Wlliam Gilmore Simms
The Letters of William Gilmore Simms. Vol. 6, Supplement >> 1071c William James Rivers >> Page 340

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Page 340

Correspondence | U of South Carolina P | 2012
Transcription 340 THE SIMMS LETTERS 925a : To JOHN H. GouRLIE, JR.S4

Charleston, So. Caro. April 20, 1859 John H. Gourlie Jr., Esq.
Your request [to obtain my autograph] is cheerfully complied with, and I am

Your obt Servt,

W. Gilmore Simms.
ALS in South Caroliniana Library.

Woodlands, Friday M[ornin]g [ca. May 1862] Professor V. J. Rivers
My dear Professor,
Absence for a week in Charleston has caused me to defer acknowledgment of your very kind letter. I sincerely sorrow with you at your sad bereavement, of which, till I got your letter, I had not heard, Had I been informed, I should not have trespassed just then upon you attention to my purely selfish commissions. I will not attempt to offer you consolation. There is no consolation save in the very effect of affliction upon your heart. As this feels the bruise, it gives forth an aroma of its own which purifies & strengthens—strengthening even as it purifies. If the lesson teaches us humility, & checks the human disposition to make idols of its earthly possessions, the end of God is reached, & the sacred bitter does its whole-some work upon the Soul. May you grow strong from humiliation, and rise from your knees to a new erectness of the Spirit! Thanks for your kind offer touching my Library, of which I may avail myself, after duly watching the progress of Events. The lateness of the Sea-sons seems to hold forth some promise that whatever the Enemy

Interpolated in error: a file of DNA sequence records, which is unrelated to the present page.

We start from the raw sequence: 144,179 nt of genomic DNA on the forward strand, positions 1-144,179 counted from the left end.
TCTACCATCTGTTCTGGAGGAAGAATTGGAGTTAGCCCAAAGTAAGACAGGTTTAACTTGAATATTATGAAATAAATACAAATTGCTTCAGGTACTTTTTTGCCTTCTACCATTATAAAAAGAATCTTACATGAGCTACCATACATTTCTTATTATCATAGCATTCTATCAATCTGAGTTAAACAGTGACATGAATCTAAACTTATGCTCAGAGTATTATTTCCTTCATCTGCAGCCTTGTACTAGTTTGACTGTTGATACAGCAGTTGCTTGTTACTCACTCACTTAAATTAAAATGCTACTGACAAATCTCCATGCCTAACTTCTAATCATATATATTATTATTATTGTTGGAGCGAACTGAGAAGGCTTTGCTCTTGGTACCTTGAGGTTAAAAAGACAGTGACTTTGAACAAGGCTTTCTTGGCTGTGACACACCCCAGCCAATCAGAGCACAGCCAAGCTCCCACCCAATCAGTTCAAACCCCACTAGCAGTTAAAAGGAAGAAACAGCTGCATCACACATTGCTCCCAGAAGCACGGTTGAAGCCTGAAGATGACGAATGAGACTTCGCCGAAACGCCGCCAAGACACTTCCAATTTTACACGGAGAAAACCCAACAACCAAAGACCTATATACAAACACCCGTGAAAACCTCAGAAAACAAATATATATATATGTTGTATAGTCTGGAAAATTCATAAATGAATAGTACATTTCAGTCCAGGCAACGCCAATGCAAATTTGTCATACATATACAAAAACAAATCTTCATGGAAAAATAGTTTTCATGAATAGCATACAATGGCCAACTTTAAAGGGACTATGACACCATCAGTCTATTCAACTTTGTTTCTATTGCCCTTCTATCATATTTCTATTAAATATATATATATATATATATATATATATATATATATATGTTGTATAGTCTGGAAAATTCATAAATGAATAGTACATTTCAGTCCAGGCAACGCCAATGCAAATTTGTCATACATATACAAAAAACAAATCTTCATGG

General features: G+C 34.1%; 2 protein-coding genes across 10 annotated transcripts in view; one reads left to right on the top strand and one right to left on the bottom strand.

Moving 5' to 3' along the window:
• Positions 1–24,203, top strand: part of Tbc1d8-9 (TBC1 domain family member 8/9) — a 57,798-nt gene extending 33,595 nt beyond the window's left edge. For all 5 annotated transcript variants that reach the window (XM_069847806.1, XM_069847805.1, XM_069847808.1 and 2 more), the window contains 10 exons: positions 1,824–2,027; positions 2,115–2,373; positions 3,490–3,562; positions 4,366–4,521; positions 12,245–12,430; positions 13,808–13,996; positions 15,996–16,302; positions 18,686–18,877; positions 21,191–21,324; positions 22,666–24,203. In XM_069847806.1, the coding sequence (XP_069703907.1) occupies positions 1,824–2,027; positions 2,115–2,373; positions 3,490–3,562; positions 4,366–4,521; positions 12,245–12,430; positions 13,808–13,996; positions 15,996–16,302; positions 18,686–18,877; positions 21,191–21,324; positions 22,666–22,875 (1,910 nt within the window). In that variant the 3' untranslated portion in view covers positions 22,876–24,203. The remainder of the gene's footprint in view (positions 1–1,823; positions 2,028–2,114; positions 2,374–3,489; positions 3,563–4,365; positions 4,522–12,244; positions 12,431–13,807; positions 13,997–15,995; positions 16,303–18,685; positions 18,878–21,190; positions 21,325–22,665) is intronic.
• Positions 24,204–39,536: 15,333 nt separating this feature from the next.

54. New Yorker John Hamilton Gourlie (1804—1891) was a friend of William Cullen Bryant and occasional contributor to the New York Evening Post. He was a founder of New York's Century Association of artists, writers, and patrons and published a history of the organization in 1856.